LANSING, Mich. (AP) — The Michigan Legislature’s $195 million lifeline to help prevent steep cuts in Detroit’s pensions and the sale of city-owned art is being hailed as a major step forward in ending the largest public bankruptcy in U.S. history.
The state funds will join commitments from 12 foundations and the Detroit Institute of Arts to shore up Detroit’s two retirement systems. The city’s art museum and its assets would be transferred to a private nonprofit.
A delighted Republican Gov. Rick Snyder and allies are hoping Tuesday’s approval of the state money will immediately persuade tens of thousands of retirees and city workers to get behind the unusual pension and art rescue. They are in the midst of voting on the deal their leaders — and now lawmakers from both parties — have endorsed.
“I clearly encourage everybody to vote ‘yes,'” the governor said during a news conference. “A protest vote is not helpful.”
While there are many moving parts to state-appointed emergency manager Kevyn Orr’s restructuring plan, the pension agreement is viewed as a centerpiece. If the retirees and employees do not support it, $816 million from the state, foundations and the Detroit Institute of Arts would vanish and deeper pension cuts could become inevitable.
The trial on the city’s case will be held this summer.
“This has been unbelievable,” U.S. District Judge Gerald Rosen, the chief mediator between the city and its creditors, said of legislators coming through with the financial package.
Despite conservative groups’ opposition to bailing out Detroit, the Republican-led Senate voted 21-17 to pass the main bill allocating the $194.8 million.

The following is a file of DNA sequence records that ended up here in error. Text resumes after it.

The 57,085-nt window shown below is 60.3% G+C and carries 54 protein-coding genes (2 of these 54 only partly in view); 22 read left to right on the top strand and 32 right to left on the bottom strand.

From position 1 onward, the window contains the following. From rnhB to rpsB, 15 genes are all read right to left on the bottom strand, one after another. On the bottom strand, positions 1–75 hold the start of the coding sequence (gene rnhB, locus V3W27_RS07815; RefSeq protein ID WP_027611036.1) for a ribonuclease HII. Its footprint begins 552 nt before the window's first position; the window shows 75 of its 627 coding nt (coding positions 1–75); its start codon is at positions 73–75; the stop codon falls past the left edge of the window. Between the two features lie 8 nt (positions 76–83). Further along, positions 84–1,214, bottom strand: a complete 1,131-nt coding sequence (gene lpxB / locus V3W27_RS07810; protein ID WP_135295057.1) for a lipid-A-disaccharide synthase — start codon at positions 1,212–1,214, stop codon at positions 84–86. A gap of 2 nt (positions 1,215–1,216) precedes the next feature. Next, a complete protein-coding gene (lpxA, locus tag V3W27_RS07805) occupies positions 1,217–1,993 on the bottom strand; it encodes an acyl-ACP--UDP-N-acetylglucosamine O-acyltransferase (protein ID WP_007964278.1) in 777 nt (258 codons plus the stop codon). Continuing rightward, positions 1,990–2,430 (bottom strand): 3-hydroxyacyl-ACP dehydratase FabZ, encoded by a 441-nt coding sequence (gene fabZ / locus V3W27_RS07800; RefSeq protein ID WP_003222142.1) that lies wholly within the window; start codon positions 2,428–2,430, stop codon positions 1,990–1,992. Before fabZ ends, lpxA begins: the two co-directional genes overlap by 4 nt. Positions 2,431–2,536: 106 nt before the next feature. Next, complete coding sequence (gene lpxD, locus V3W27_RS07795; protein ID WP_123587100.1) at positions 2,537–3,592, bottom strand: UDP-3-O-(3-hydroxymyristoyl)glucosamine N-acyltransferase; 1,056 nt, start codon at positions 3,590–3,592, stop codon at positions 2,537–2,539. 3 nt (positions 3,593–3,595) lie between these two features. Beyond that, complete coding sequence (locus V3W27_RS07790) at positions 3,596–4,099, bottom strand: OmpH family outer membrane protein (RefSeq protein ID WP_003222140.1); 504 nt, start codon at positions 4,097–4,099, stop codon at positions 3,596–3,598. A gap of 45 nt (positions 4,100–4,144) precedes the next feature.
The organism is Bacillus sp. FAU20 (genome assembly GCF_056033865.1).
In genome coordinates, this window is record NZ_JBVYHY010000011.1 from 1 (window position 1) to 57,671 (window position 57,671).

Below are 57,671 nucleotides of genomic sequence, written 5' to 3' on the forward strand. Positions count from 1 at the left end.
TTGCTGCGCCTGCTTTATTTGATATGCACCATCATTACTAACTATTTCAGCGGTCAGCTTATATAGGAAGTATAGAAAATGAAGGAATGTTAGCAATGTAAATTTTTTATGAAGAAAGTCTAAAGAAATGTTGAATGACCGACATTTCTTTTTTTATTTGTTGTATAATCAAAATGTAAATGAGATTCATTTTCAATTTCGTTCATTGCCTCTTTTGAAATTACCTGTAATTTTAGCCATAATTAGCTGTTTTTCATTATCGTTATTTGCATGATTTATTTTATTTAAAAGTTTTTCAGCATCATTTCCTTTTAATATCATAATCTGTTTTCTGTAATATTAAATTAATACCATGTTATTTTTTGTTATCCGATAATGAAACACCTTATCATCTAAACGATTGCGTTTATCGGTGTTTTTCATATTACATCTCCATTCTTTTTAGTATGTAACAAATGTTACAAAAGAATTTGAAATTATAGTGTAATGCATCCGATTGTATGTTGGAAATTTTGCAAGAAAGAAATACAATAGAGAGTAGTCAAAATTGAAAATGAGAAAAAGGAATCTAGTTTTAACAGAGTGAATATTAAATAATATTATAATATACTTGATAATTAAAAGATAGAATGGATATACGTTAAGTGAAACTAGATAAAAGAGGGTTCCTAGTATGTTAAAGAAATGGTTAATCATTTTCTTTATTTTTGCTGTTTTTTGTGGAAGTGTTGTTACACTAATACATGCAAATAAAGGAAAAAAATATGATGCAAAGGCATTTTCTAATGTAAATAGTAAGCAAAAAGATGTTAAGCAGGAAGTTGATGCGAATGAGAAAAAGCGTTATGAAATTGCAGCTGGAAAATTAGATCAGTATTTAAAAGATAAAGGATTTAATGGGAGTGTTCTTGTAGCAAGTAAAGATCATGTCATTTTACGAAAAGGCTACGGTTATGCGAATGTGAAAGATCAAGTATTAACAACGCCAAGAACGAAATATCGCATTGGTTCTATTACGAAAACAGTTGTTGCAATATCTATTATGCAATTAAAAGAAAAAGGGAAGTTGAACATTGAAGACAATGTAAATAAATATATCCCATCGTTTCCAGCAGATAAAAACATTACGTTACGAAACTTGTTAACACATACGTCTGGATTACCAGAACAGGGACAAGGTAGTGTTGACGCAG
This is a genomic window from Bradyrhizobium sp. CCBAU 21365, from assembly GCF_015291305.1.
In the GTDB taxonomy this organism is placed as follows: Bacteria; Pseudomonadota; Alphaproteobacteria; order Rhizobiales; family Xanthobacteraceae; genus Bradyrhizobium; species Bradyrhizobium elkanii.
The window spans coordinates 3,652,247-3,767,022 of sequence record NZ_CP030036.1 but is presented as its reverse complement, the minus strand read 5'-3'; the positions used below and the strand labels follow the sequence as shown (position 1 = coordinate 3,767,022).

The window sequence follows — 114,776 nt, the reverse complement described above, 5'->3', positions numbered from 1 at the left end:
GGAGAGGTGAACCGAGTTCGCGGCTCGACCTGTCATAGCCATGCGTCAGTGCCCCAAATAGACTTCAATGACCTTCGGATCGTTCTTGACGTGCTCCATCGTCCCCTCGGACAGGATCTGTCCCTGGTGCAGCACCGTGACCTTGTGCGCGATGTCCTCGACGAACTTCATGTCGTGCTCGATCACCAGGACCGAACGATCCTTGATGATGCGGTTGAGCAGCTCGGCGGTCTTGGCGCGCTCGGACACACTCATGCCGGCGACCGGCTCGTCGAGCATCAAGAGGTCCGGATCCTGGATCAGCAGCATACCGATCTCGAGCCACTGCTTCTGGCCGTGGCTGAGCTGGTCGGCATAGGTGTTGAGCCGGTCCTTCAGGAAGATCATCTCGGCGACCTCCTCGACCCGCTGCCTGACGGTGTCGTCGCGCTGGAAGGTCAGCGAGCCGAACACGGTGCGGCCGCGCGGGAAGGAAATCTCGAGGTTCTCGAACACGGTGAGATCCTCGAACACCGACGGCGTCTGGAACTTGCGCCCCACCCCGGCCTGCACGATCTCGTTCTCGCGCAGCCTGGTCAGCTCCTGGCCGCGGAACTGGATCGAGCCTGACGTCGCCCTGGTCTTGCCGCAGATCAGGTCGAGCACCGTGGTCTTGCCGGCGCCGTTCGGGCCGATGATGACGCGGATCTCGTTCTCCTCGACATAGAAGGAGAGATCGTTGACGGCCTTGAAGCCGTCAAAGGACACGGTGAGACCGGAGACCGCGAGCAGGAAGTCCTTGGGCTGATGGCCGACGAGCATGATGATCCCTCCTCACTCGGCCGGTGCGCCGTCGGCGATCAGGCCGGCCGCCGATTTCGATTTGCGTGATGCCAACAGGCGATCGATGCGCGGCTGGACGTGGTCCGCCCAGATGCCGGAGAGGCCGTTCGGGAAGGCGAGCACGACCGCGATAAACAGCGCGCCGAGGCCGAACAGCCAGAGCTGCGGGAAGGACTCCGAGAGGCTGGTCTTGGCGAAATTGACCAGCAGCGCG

Snyder said he will sign the legislation in a day or two.
“This is a good solution. This is a way we can support one another and again make it Detroit, Michigan, instead of Detroit versus Michigan,” he said.
By backing the deal, the governor and legislators are hoping to avoid a protracted bankruptcy and the potential for city retirees to fall into poverty, which could cost the state an estimated $270 million in social safety net costs over 20 years. They also say that Michigan as a whole cannot succeed unless its largest city is turned around.
“This is by far, in my opinion, the best that we’re going to be able to do,” said Senate Majority Leader Randy Richardville, R-Monroe.
Bond insurers have pointed to the art collection — which includes Van Gogh’s “Self Portrait” — as a possible billion-dollar source of cash in the 10-month-old bankruptcy case. The city firmly opposes that, and instead is banking on the separate deal brokered by mediators that would protect the art forever and limit base pension cuts to no more than 4.5 percent instead of as much as 26 percent.
The up-front state payment, the equivalent of $350 million spread over 20 years, would come from the state’s savings account and would be repaid with annual $17.5 million withdrawals from Michigan’s tobacco settlement over 20 years. A state-dominated board would oversee the city’s finances for as few as three years or for decades, depending on whether its books are balanced.
Sen. Coleman Young II, D-Detroit, said the bills would keep the city “under the rule of unelected cronies for Lord knows how long.”
And Sen. Patrick Colbeck, R-Canton Township, pointed to financial problems in Wayne County — which includes Detroit — and other cities such as Flint and Highland Park.
“Are we going to dip into the rainy day fund to bail out all these communities?” he said. “We continue to box ourselves into dead-end solutions that lead to bigger government.”
Among those supporting the legislation was Ryan Plecha, a lawyer for the Detroit Retired City Employees Association, who said members are seeing reduced health care benefits and sharply rising out-of-pocket costs and stand to see a 4.5 percent pension cut and no cost-of-living increases. As part of the deal, retiree groups will withdraw pending lawsuits and release Michigan from future claims that retirees are owed their full pensions under the state constitution, he said.
“Honestly, it would be easier to recommend a fight to the end. But that is not in the best interest of retirees,” Plecha said.
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